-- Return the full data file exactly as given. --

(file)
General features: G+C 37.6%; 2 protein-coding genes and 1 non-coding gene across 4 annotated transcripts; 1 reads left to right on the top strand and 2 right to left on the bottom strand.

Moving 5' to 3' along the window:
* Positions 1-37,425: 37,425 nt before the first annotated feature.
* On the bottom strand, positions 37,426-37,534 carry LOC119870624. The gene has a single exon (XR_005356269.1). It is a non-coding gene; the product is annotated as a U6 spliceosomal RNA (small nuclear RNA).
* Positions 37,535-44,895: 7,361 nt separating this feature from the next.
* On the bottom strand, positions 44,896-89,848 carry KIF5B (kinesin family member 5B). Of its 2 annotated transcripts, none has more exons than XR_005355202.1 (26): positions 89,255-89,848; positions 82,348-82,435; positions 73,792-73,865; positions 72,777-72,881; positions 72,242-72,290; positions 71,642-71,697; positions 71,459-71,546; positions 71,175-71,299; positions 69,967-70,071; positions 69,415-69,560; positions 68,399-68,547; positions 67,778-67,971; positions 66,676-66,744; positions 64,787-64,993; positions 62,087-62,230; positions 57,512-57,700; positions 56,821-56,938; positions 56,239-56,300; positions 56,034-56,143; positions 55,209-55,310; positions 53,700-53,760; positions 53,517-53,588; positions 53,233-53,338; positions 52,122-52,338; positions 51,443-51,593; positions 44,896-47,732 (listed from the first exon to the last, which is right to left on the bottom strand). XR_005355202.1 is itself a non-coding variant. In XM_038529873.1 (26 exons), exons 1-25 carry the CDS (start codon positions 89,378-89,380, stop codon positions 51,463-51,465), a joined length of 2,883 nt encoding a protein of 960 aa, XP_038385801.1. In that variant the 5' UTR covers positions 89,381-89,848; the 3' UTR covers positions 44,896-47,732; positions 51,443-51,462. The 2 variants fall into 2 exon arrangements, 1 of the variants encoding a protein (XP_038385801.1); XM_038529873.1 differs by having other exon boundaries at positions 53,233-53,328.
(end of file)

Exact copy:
General features: G+C 37.6%; 2 protein-coding genes and 1 non-coding gene across 4 annotated transcripts; 1 reads left to right on the top strand and 2 right to left on the bottom strand.

Moving 5' to 3' along the window:
* Positions 1-37,425: 37,425 nt before the first annotated feature.
* On the bottom strand, positions 37,426-37,534 carry LOC119870624. The gene has a single exon (XR_005356269.1). It is a non-coding gene; the product is annotated as a U6 spliceosomal RNA (small nuclear RNA).
* Positions 37,535-44,895: 7,361 nt separating this feature from the next.
* On the bottom strand, positions 44,896-89,848 carry KIF5B (kinesin family member 5B). Of its 2 annotated transcripts, none has more exons than XR_005355202.1 (26): positions 89,255-89,848; positions 82,348-82,435; positions 73,792-73,865; positions 72,777-72,881; positions 72,242-72,290; positions 71,642-71,697; positions 71,459-71,546; positions 71,175-71,299; positions 69,967-70,071; positions 69,415-69,560; positions 68,399-68,547; positions 67,778-67,971; positions 66,676-66,744; positions 64,787-64,993; positions 62,087-62,230; positions 57,512-57,700; positions 56,821-56,938; positions 56,239-56,300; positions 56,034-56,143; positions 55,209-55,310; positions 53,700-53,760; positions 53,517-53,588; positions 53,233-53,338; positions 52,122-52,338; positions 51,443-51,593; positions 44,896-47,732 (listed from the first exon to the last, which is right to left on the bottom strand). XR_005355202.1 is itself a non-coding variant. In XM_038529873.1 (26 exons), exons 1-25 carry the CDS (start codon positions 89,378-89,380, stop codon positions 51,463-51,465), a joined length of 2,883 nt encoding a protein of 960 aa, XP_038385801.1. In that variant the 5' UTR covers positions 89,381-89,848; the 3' UTR covers positions 44,896-47,732; positions 51,443-51,462. The 2 variants fall into 2 exon arrangements, 1 of the variants encoding a protein (XP_038385801.1); XM_038529873.1 differs by having other exon boundaries at positions 53,233-53,328.